I have a modest upbringing and I have had mediocre success in the grand scheme of life, but in the things I have chosen to do I have always, always, taken it to the nth degree and encouraged those around me to do the same – in sport and in work, friends, family, teammates and colleagues alike. It doesn’t always make you popular and it doesn’t always win you friends. But, when I look around at the concentric circles of influence, and see how people who have had to suffer the indignity of being in my peer group or under my leadership and the achievements we have made, I would say that ‘brave’ – even slightly ‘bonkers’ – leadership or behaviour has played a part. When I take a look at those friends I regard a highly successful: James Hotston, Jonathan Mealy, David Buttress, Mark Chambers, or the successful sports leaders of our time like Martin Johnson or Alex Ferguson, they are the ones prepared to shout in your face; they are the ones prepared to grab you by the shirt on the rugby field and make you go that extra yard; they are the one prepared to sit in a meeting room with you and get passionate about succeeding; and they are the ones prepared to wear their heart on their sleeve and drive determination and will into you through playing on a fear of failure, dragging out the desire for success and creating the feeling of being in it together.
Strangely, in my experience, it is only those who have failed; have claimed to want to be on the journey but when it came to it were pretending to themselves – and those around them; and those who think they are entitled to success and not prepared to make the hard yards – physically and metaphorically – that may have ever considered my relentless, impassioned encouragement and direction as bullying!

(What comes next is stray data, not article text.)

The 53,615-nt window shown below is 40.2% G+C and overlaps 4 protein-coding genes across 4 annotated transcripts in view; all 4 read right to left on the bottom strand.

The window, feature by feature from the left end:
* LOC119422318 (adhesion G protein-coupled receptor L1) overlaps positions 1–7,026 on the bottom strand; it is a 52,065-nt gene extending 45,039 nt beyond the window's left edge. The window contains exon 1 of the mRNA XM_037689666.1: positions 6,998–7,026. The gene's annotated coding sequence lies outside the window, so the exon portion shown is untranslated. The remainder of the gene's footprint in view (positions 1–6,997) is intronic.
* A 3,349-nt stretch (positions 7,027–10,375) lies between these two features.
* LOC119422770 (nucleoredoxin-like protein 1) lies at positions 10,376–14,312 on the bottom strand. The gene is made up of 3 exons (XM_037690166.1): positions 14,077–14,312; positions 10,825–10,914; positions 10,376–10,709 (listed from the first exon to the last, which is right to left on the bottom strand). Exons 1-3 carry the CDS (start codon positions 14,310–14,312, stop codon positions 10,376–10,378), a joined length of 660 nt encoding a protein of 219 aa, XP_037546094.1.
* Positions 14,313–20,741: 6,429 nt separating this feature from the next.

Thank you, Steve, that is a very thought provoking article. It certainly made me reflect on a number of things. In particular: I could be accused of bullying my daughter Karen into going to her therapies and hospital appointments when she says she wants to give up. I do it because Karen doesn’t always understand the consequences of some of her actions or decisions and I believe this is often true of people in a business. When you lead from the front you are always the first to absorb the incoming fire and you know more than anyone what will happen if the people supporting you do not do their job effectively. In sport, it means a loss of games, tournaments, revenue and for some their place in the team. It is much the same in business, as the people we are trying to keep employed may lose their jobs and their livelihoods – potentially huge implications to their lifestyle and their families. The major difference in business is that the people failing in their jobs are not necessarily the people to lose their jobs.
Before I close I just want to go back to the questions posed in the title in relation to our Mr Hodges… ‘Bonkers, Brave or Bully’? You just need to look at photos in this blog and the evidence is clear. No one forces any of our team to take part in charity events such as Row Hard, sailing weekends, climbing mountains, trips to Dublin, awards dinners, barbecues, and more. Oh, and by the way, that is my daughter Sarah (Astro Service Delivery Manager) at the helm of the sailing boat (no apology for a ‘proud Dad moment’). They are there because they want to be there. They choose to spend their work time and their leisure time with the Astro team. So, to answer the questions… Bonkers? Yes, slightly. Brave? Yes, very. Bully? No. Definitely, not.